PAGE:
While whey reaches the jejunum faster than casein, hydrolysis is slower, which is thought to allow for greater absorption over the length of the SI [16]. Whether this is due to increased digestibility of whey or slower for casein GE is unknown [17]. The ability of whey to alter transit throughout the GI tract is also less understood than for casein. Whey protein hydrolysate (WPH) protein has a nutritionally available amino acid composition. Both WPH and intact whey are used as protein supplements for the elderly. This is because whey affects a range of biological processes associated with aging in humans: antimicrobial activity, immune modulation, improved muscle strength and body composition [18], as well as protection against cardiovascular disease, osteoporosis, cancer, hypertension. It also has cholesterol-lowering and mood-enhancing properties [2,16,19,20,21]. Despite the widespread use of whey and casein milk proteins, studies directly comparing the effect of their hydrolysis on GI transit and their modes of action via receptor pathways with aging are lacking.
Because composition and processing of milk proteins has an impact on their digestion and absorption [22,23,24], combining specific milk protein components provides a way to potentially maximize benefits for digestive health. In addition, milk proteins are digested during the various stages of human GI tract digestion to give rise to an array of peptides that can elicit a variety of physiologic effects that affect the rate of digestion and transit for casein and whey proteins [2,22,25,26]. Some of these peptides modulate opioid [26,27,28,29] or serotonin receptors [30]. Whey supplementation may confer benefits for modulation of GI motility in the elderly. As an example, slowed GI transit resulting in constipation affects 25–30% of people over 65 years of age [12,13], and foods which target this will be of considerable benefit. Because large intestine (LI) transit is slower in aged than in young [31,32] rats, they are used as a model for mature to elderly humans. Gastric emptying also slows with age in rats [33,34], which matches the changes that occur in elderly humans [10,35].
The aim of this study was to investigate how whey and casein milk proteins affect GE and GI transit in an aged rat model [36] and whether this differs when the proteins are pre-hydrolyzed. We hypothesized that GI transit is faster in response to whey than for casein, and that this effect is enhanced with hydrolyzates. We therefore compared the effect of casein, whey, CPH, and WPH, on the rate of GI transit of solids in an aged rat model, using hydrolyzed soy as an example of rapid transit and intact casein an example of slow transit. We also wanted to compare casein and whey with their hydrolyzed counterparts, CPH and WPH, as protein sources to discriminate GE and GI transit differences. We also compared a combination formula composed of partially hydrolyzed 60:40 whey/casein, renowned for its nutritional properties and ease of digestion, to determine its potential as a supplement for the elderly by investigating its actions on GI transit [37]. We also wanted to determine whether casein would slow GE and GI transit in this model as expected and therefore provide a benchmark for measuring other milk proteins in this aged animal model.
The ability of specific modulators to reduce the transit changes induced by the milk proteins was investigated using loperamide (a mu opioid agonist which inhibits GI transit) and prucalopride (a serotonin type 4 receptor agonist which increases GE and colonic transit) [36]. This was to show whether any milk-protein-induced changes detected for GI transit were reversible and to suggest the neural pathways involved.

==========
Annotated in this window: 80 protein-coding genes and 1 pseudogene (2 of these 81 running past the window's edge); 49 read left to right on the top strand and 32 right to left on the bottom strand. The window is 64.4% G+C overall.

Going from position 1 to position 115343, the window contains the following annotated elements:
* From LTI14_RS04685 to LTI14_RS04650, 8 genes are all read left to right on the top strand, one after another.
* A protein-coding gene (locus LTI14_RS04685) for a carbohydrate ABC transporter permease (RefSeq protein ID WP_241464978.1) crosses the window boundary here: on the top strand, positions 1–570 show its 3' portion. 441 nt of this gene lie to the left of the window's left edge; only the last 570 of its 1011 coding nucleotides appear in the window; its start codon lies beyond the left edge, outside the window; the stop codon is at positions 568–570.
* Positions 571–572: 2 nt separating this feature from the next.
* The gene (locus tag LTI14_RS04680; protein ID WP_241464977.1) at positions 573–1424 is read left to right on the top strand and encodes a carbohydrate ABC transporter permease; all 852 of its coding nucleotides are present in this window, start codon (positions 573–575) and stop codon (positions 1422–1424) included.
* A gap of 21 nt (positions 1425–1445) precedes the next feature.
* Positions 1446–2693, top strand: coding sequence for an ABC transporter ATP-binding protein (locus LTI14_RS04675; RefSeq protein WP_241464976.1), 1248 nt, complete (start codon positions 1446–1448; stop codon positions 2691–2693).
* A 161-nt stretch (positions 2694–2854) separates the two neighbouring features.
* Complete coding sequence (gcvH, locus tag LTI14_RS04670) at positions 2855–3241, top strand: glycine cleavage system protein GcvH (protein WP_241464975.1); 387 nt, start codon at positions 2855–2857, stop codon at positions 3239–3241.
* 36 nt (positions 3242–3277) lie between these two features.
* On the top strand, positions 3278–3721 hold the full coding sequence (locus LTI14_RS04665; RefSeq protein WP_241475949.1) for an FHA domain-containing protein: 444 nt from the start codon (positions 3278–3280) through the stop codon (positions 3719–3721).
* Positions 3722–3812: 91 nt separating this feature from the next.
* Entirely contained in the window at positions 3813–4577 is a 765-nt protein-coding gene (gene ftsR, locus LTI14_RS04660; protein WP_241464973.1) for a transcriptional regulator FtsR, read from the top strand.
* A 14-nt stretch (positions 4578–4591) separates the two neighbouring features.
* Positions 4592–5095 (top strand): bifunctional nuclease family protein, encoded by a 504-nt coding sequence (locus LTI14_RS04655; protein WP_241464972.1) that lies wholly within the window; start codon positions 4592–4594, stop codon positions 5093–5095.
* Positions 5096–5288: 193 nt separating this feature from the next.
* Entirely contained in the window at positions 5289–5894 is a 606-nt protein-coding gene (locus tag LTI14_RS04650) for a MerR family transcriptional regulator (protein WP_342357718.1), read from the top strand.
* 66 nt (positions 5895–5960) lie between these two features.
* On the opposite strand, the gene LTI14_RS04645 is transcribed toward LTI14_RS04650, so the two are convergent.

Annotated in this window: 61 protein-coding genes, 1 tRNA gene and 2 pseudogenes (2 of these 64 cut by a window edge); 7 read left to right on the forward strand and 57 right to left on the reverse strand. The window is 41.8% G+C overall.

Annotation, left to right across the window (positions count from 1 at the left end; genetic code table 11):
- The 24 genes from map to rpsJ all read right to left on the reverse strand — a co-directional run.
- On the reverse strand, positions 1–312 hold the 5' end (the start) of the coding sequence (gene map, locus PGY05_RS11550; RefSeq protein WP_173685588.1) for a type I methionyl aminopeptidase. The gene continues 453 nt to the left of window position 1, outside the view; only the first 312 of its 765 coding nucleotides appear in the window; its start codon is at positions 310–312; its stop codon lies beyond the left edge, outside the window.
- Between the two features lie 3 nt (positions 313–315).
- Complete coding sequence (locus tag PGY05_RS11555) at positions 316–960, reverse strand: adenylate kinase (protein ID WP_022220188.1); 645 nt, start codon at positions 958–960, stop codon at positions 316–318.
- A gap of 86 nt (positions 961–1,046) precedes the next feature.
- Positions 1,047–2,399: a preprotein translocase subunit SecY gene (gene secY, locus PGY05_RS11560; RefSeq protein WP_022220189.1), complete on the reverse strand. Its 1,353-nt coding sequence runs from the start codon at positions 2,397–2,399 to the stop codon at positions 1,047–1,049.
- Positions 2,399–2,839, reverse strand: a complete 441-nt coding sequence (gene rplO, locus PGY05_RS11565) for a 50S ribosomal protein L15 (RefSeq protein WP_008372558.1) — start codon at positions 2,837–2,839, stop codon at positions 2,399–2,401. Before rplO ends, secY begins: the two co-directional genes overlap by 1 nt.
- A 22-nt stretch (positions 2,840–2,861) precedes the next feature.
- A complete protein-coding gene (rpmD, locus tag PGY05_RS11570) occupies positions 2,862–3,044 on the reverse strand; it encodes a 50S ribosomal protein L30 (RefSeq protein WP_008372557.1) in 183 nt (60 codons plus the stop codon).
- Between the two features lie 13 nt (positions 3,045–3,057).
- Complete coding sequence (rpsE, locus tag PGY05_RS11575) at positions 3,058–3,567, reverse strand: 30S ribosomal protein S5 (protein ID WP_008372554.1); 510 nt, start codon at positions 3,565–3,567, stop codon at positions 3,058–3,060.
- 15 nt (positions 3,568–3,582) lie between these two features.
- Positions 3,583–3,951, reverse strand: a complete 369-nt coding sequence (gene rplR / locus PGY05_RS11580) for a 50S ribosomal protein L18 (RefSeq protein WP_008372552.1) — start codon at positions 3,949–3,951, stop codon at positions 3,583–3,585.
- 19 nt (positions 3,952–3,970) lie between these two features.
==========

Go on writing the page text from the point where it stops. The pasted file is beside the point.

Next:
Rats were the animal model of choice because many dietary preclinical studies are done in this species and pharmacological modulatory doses have been determined [36]. To track the transit of solid contents along the GI tract, we measured the movement of six metallic beads over 12 h from the stomach to the large intestine by high resolution X-ray imaging [36,38]. This technique utilises a barium slurry providing a mix of solid and semi-solid gastric contents, similar to human measurement techniques [15]. This method using metallic beads as markers for transit of solid contents has been validated in two previous studies in which the beads were found in the fecal pellets [36,38].

2. Materials and Methods

2.1. Animals

This study was conducted following ethical approval (AE12933) by the AgResearch Grasslands Animal Ethics Committee (Palmerston North, New Zealand (NZ)) in accordance with the Animal Welfare Act, 1999 (NZ). Male Sprague Dawley rats were bred at the AgResearch Ruakura Small Animal Unit (Hamilton, New Zealand) and raised in group housing with littermates to 18 months of age (804 ± 13 g). The animals were housed at a constant temperature of 21 °C and maintained under a light/dark cycle (06:00/18:00) in sawdust-lined plastic or stainless steel cages, with food and water provided ad libitum. They were fed a normal rat chow pellet soy-based diet (Prolab® RMH 1800, LabDiet, St. Louis, MO, USA) until seven days prior to the study when they were individually caged and switched to a hydrolyzed soy-based diet (OpenStandard Rodent Diet, Research Diets, Inc., New Brunswick, NJ, USA) in powdered form, for compatibility with metabolic cage requirements. The animals were monitored three times weekly for weight, food intake, and General Health Score (1–5; NZ Animal Health Care Standard). Cages and feeding and drinking containers were cleaned and sterilized weekly. Twenty-eight out of 226 rats were excluded from the study and euthanized due to age-related health issues including: weight loss, lethargy, excessive drinking, swollen or inflamed tissue not cured with antibiotic treatment, or invasive tumours. At the end of the study, all remaining rats were euthanized using carbon dioxide inhalation overdose.